Experts reflect on impact of Covid-19 pandemic on economies of Southern African countries

The coronavirus disease (Covid-19) outbreak has placed stress and attention on the importance of food, water and energy security, as governments focus their efforts not only on blocking the transmission of the disease, but also consider how their responses affect food security today and in the future, IWMI has said.

The organization – IWMI – with offices in 13 countries and a global network of scientists operating in more than 30 countries. For over three decades, their research results have led to changes in water management that have contributed to social and economic development across Southern Africa, Africa and the world.

Dr Matchaya 

Speaking during during discussions for policymakers and researchers, which took place on Wednesday, April 28, 2021, the IWMI Country Representative for Southern Africa, Dr. Inga Jacobs-Mata, said the crisis is affecting workforces, transportation systems and supply chains – the very basis of how our food gets from field to fork.

“A first implication of Covid-19-related restrictions are disruptions in local staple markets which are likely to affect the cost of food consumed by the poorest and most vulnerable segments of the population. The effects on food availability and prices as well as changes in incomes may lead to deterioration of nutrition status in the form of micronutrient deficiencies, especially for the most vulnerable populations. Price uncertainty and disruption on the supply side could also affect farmers’ incomes,” shared Jacobs-Mata.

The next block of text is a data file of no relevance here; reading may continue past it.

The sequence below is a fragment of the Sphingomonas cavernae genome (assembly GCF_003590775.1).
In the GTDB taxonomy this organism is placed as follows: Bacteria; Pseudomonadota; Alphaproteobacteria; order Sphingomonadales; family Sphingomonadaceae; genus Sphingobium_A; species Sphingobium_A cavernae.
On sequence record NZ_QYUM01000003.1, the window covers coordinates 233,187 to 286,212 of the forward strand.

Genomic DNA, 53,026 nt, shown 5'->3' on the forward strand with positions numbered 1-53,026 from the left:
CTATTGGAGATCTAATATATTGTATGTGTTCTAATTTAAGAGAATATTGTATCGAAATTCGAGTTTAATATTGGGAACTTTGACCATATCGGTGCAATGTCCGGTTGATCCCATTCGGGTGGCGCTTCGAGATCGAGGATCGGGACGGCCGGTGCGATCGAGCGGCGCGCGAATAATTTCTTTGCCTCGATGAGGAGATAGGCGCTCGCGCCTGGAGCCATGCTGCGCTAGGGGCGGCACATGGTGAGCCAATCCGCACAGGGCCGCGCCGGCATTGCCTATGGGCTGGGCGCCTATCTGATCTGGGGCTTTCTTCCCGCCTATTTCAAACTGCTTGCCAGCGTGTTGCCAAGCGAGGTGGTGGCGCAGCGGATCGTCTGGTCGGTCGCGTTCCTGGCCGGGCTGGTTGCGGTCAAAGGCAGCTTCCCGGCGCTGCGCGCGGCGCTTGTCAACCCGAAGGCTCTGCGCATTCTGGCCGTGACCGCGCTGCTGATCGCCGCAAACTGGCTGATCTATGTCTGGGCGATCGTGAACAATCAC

Chaired by Dr Rodwell Mzonde, Director of Planning at the Ministry of Agriculture and Food Security in Malawi, the event brought forward new evidence to inform decision-making on COVID-19 responses by the Malawi government, and other respective stakeholder constituencies.

It presented analyses on Covid-19 responses impacts on commodity trade, food systems, and community vulnerability.

The discussants observed that many Southern African countries including Malawi had put measures in place to control the spread of the pandemic, including states of emergency, curfews and closed borders, which in most cases were progressively lifted.

Travel restrictions and constraints to the movement of goods caused logistics breakdowns and labour shortages at different stages along food value chains. The resulting changes have had significant impacts on the supply of and demand for agricultural and food products.

The experts highlighted data from more than 20 maize grain markets throughout Malawi showed a sudden price decrease from March to May 2020.

They observed that while 100 percent of the grain markets had increasing prices by January 2020, by May 2020, there was a general price decline in all grain markets across the country’s rural and urban markets.

AKADEMIYA2063 Executive Chairperson Dr Ousmane Badiane said as macroeconomic modelling confirms and predicts global disruptions on commodity markets due to Covid-19, it has led to a slowdown in economic growth and a deterioration in urban and rural poverty.